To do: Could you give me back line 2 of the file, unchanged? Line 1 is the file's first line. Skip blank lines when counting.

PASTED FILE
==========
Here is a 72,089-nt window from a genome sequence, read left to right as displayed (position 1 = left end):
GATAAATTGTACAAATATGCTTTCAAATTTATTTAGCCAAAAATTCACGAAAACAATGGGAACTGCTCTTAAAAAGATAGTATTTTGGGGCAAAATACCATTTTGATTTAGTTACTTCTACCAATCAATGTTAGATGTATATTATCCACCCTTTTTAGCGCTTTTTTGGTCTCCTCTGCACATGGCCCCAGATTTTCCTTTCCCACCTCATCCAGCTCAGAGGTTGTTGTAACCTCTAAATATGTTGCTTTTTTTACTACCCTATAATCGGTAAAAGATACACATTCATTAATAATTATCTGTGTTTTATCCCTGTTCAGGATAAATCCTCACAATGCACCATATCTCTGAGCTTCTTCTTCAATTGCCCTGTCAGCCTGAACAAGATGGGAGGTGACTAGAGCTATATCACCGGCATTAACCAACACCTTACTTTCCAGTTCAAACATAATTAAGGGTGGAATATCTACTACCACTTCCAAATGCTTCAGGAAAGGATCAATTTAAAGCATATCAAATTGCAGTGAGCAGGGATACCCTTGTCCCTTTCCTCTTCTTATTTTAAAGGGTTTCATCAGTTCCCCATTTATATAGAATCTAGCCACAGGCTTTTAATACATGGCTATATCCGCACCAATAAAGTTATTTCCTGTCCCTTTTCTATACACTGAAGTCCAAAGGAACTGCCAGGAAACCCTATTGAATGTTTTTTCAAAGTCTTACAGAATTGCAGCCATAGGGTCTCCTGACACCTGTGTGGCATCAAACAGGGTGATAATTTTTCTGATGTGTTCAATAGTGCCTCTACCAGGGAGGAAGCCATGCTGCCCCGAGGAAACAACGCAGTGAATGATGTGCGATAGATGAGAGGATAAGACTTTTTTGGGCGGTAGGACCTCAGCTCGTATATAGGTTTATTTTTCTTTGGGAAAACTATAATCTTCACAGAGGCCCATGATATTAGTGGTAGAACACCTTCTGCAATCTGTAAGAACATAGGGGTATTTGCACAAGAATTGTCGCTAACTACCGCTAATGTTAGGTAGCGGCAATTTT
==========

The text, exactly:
GATAAATTGTACAAATATGCTTTCAAATTTATTTAGCCAAAAATTCACGAAAACAATGGGAACTGCTCTTAAAAAGATAGTATTTTGGGGCAAAATACCATTTTGATTTAGTTACTTCTACCAATCAATGTTAGATGTATATTATCCACCCTTTTTAGCGCTTTTTTGGTCTCCTCTGCACATGGCCCCAGATTTTCCTTTCCCACCTCATCCAGCTCAGAGGTTGTTGTAACCTCTAAATATGTTGCTTTTTTTACTACCCTATAATCGGTAAAAGATACACATTCATTAATAATTATCTGTGTTTTATCCCTGTTCAGGATAAATCCTCACAATGCACCATATCTCTGAGCTTCTTCTTCAATTGCCCTGTCAGCCTGAACAAGATGGGAGGTGACTAGAGCTATATCACCGGCATTAACCAACACCTTACTTTCCAGTTCAAACATAATTAAGGGTGGAATATCTACTACCACTTCCAAATGCTTCAGGAAAGGATCAATTTAAAGCATATCAAATTGCAGTGAGCAGGGATACCCTTGTCCCTTTCCTCTTCTTATTTTAAAGGGTTTCATCAGTTCCCCATTTATATAGAATCTAGCCACAGGCTTTTAATACATGGCTATATCCGCACCAATAAAGTTATTTCCTGTCCCTTTTCTATACACTGAAGTCCAAAGGAACTGCCAGGAAACCCTATTGAATGTTTTTTCAAAGTCTTACAGAATTGCAGCCATAGGGTCTCCTGACACCTGTGTGGCATCAAACAGGGTGATAATTTTTCTGATGTGTTCAATAGTGCCTCTACCAGGGAGGAAGCCATGCTGCCCCGAGGAAACAACGCAGTGAATGATGTGCGATAGATGAGAGGATAAGACTTTTTTGGGCGGTAGGACCTCAGCTCGTATATAGGTTTATTTTTCTTTGGGAAAACTATAATCTTCACAGAGGCCCATGATATTAGTGGTAGAACACCTTCTGCAATCTGTAAGAACATAGGGGTATTTGCACAAGAATTGTCGCTAACTACCGCTAATGTTAGGTAGCGGCAATTTT